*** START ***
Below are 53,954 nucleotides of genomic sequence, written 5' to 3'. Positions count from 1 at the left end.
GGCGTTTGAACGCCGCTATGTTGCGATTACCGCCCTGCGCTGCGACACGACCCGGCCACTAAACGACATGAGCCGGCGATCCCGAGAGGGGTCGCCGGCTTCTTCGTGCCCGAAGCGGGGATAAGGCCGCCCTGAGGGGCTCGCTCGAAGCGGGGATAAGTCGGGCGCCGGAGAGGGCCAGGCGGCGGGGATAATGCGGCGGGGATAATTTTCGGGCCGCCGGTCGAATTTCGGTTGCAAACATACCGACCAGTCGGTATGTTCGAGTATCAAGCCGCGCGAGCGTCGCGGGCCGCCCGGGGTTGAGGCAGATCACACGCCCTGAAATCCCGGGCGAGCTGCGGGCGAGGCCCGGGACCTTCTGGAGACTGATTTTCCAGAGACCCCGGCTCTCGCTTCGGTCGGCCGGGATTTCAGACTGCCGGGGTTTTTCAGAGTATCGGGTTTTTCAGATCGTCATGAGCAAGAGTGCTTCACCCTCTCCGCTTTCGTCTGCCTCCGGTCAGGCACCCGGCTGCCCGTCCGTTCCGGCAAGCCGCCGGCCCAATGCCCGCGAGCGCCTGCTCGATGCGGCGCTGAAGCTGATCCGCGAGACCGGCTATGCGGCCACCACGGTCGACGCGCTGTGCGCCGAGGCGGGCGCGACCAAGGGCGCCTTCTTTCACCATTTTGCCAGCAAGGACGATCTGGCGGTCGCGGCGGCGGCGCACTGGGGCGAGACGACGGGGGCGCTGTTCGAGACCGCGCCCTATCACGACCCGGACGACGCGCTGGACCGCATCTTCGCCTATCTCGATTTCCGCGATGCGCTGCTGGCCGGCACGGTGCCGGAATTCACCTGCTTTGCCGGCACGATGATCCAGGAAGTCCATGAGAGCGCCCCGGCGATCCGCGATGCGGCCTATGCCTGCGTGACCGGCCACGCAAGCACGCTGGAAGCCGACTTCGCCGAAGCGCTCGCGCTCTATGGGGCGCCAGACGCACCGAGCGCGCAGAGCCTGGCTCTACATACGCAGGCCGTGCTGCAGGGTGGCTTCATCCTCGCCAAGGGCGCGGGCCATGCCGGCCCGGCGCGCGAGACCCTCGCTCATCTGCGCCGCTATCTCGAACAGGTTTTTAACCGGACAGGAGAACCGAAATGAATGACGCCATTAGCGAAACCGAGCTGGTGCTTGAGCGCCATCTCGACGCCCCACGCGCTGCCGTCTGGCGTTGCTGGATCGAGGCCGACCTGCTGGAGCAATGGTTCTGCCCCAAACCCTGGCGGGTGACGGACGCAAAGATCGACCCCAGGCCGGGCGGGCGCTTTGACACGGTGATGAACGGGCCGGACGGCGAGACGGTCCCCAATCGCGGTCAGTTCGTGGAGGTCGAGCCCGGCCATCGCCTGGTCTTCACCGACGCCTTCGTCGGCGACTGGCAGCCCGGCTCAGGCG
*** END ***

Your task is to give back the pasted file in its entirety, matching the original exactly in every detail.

Below are 53,954 nucleotides of genomic sequence, written 5' to 3'. Positions count from 1 at the left end.
GGCGTTTGAACGCCGCTATGTTGCGATTACCGCCCTGCGCTGCGACACGACCCGGCCACTAAACGACATGAGCCGGCGATCCCGAGAGGGGTCGCCGGCTTCTTCGTGCCCGAAGCGGGGATAAGGCCGCCCTGAGGGGCTCGCTCGAAGCGGGGATAAGTCGGGCGCCGGAGAGGGCCAGGCGGCGGGGATAATGCGGCGGGGATAATTTTCGGGCCGCCGGTCGAATTTCGGTTGCAAACATACCGACCAGTCGGTATGTTCGAGTATCAAGCCGCGCGAGCGTCGCGGGCCGCCCGGGGTTGAGGCAGATCACACGCCCTGAAATCCCGGGCGAGCTGCGGGCGAGGCCCGGGACCTTCTGGAGACTGATTTTCCAGAGACCCCGGCTCTCGCTTCGGTCGGCCGGGATTTCAGACTGCCGGGGTTTTTCAGAGTATCGGGTTTTTCAGATCGTCATGAGCAAGAGTGCTTCACCCTCTCCGCTTTCGTCTGCCTCCGGTCAGGCACCCGGCTGCCCGTCCGTTCCGGCAAGCCGCCGGCCCAATGCCCGCGAGCGCCTGCTCGATGCGGCGCTGAAGCTGATCCGCGAGACCGGCTATGCGGCCACCACGGTCGACGCGCTGTGCGCCGAGGCGGGCGCGACCAAGGGCGCCTTCTTTCACCATTTTGCCAGCAAGGACGATCTGGCGGTCGCGGCGGCGGCGCACTGGGGCGAGACGACGGGGGCGCTGTTCGAGACCGCGCCCTATCACGACCCGGACGACGCGCTGGACCGCATCTTCGCCTATCTCGATTTCCGCGATGCGCTGCTGGCCGGCACGGTGCCGGAATTCACCTGCTTTGCCGGCACGATGATCCAGGAAGTCCATGAGAGCGCCCCGGCGATCCGCGATGCGGCCTATGCCTGCGTGACCGGCCACGCAAGCACGCTGGAAGCCGACTTCGCCGAAGCGCTCGCGCTCTATGGGGCGCCAGACGCACCGAGCGCGCAGAGCCTGGCTCTACATACGCAGGCCGTGCTGCAGGGTGGCTTCATCCTCGCCAAGGGCGCGGGCCATGCCGGCCCGGCGCGCGAGACCCTCGCTCATCTGCGCCGCTATCTCGAACAGGTTTTTAACCGGACAGGAGAACCGAAATGAATGACGCCATTAGCGAAACCGAGCTGGTGCTTGAGCGCCATCTCGACGCCCCACGCGCTGCCGTCTGGCGTTGCTGGATCGAGGCCGACCTGCTGGAGCAATGGTTCTGCCCCAAACCCTGGCGGGTGACGGACGCAAAGATCGACCCCAGGCCGGGCGGGCGCTTTGACACGGTGATGAACGGGCCGGACGGCGAGACGGTCCCCAATCGCGGTCAGTTCGTGGAGGTCGAGCCCGGCCATCGCCTGGTCTTCACCGACGCCTTCGTCGGCGACTGGCAGCCCGGCTCAGGCG